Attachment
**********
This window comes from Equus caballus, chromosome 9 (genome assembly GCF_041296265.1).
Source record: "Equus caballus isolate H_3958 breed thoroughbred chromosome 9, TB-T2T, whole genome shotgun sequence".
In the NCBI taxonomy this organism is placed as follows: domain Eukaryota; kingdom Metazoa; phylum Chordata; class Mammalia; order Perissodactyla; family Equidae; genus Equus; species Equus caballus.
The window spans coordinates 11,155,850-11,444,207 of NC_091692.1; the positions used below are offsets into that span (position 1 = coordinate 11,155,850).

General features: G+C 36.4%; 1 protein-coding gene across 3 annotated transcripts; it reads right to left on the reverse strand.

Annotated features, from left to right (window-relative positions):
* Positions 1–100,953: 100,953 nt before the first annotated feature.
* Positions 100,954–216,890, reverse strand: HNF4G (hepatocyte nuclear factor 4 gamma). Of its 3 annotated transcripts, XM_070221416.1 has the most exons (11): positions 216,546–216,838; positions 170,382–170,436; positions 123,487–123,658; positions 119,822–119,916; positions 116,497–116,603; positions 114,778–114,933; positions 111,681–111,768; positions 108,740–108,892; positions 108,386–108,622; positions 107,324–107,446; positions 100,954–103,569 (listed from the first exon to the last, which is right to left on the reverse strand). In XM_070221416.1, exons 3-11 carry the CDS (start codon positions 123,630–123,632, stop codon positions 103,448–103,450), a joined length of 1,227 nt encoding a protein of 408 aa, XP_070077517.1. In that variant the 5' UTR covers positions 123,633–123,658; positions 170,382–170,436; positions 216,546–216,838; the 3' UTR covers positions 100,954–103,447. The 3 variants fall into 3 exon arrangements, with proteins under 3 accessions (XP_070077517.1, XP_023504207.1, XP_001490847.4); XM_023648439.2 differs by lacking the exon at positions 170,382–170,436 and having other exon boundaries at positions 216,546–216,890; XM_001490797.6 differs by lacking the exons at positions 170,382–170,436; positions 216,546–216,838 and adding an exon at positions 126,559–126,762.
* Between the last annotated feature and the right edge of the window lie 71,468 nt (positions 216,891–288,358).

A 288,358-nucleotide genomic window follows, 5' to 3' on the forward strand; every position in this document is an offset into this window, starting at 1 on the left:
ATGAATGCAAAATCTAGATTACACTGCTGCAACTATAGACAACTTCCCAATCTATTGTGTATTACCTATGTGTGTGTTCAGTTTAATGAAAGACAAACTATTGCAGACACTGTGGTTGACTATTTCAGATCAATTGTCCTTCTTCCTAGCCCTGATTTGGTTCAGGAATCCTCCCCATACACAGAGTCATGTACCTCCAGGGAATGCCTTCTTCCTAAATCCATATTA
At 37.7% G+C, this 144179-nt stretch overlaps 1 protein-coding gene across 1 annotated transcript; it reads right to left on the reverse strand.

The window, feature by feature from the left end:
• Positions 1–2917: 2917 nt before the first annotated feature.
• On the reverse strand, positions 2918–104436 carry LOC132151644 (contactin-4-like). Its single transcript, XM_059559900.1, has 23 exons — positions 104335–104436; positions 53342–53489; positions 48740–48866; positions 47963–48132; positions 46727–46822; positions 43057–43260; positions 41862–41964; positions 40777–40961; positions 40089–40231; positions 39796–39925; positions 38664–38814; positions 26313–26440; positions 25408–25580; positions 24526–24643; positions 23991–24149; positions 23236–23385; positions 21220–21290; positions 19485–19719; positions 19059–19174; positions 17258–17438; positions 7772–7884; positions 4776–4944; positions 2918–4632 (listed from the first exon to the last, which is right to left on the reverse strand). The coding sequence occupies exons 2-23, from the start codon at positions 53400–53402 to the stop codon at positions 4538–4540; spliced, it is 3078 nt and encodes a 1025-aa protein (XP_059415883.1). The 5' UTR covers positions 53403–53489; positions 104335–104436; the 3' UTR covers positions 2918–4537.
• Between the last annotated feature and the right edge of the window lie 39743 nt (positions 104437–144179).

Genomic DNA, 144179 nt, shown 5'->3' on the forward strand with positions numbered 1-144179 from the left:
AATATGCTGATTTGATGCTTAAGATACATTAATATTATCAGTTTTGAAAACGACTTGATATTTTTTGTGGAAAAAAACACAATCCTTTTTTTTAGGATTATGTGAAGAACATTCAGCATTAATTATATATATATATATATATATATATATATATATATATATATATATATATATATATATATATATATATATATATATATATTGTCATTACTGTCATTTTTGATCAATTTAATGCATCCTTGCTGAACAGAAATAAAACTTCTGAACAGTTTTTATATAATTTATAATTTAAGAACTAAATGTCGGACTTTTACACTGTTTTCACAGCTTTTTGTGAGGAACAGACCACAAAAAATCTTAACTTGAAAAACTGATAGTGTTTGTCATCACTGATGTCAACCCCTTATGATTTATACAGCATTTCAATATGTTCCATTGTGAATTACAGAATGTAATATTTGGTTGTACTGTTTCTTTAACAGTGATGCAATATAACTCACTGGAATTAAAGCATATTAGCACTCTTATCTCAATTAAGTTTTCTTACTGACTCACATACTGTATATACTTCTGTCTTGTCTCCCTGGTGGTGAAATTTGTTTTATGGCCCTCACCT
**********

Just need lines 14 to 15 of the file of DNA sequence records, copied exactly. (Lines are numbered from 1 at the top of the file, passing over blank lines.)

• Positions 1–2917: 2917 nt before the first annotated feature.
• On the reverse strand, positions 2918–104436 carry LOC132151644 (contactin-4-like). Its single transcript, XM_059559900.1, has 23 exons — positions 104335–104436; positions 53342–53489; positions 48740–48866; positions 47963–48132; positions 46727–46822; positions 43057–43260; positions 41862–41964; positions 40777–40961; positions 40089–40231; positions 39796–39925; positions 38664–38814; positions 26313–26440; positions 25408–25580; positions 24526–24643; positions 23991–24149; positions 23236–23385; positions 21220–21290; positions 19485–19719; positions 19059–19174; positions 17258–17438; positions 7772–7884; positions 4776–4944; positions 2918–4632 (listed from the first exon to the last, which is right to left on the reverse strand). The coding sequence occupies exons 2-23, from the start codon at positions 53400–53402 to the stop codon at positions 4538–4540; spliced, it is 3078 nt and encodes a 1025-aa protein (XP_059415883.1). The 5' UTR covers positions 53403–53489; positions 104335–104436; the 3' UTR covers positions 2918–4537.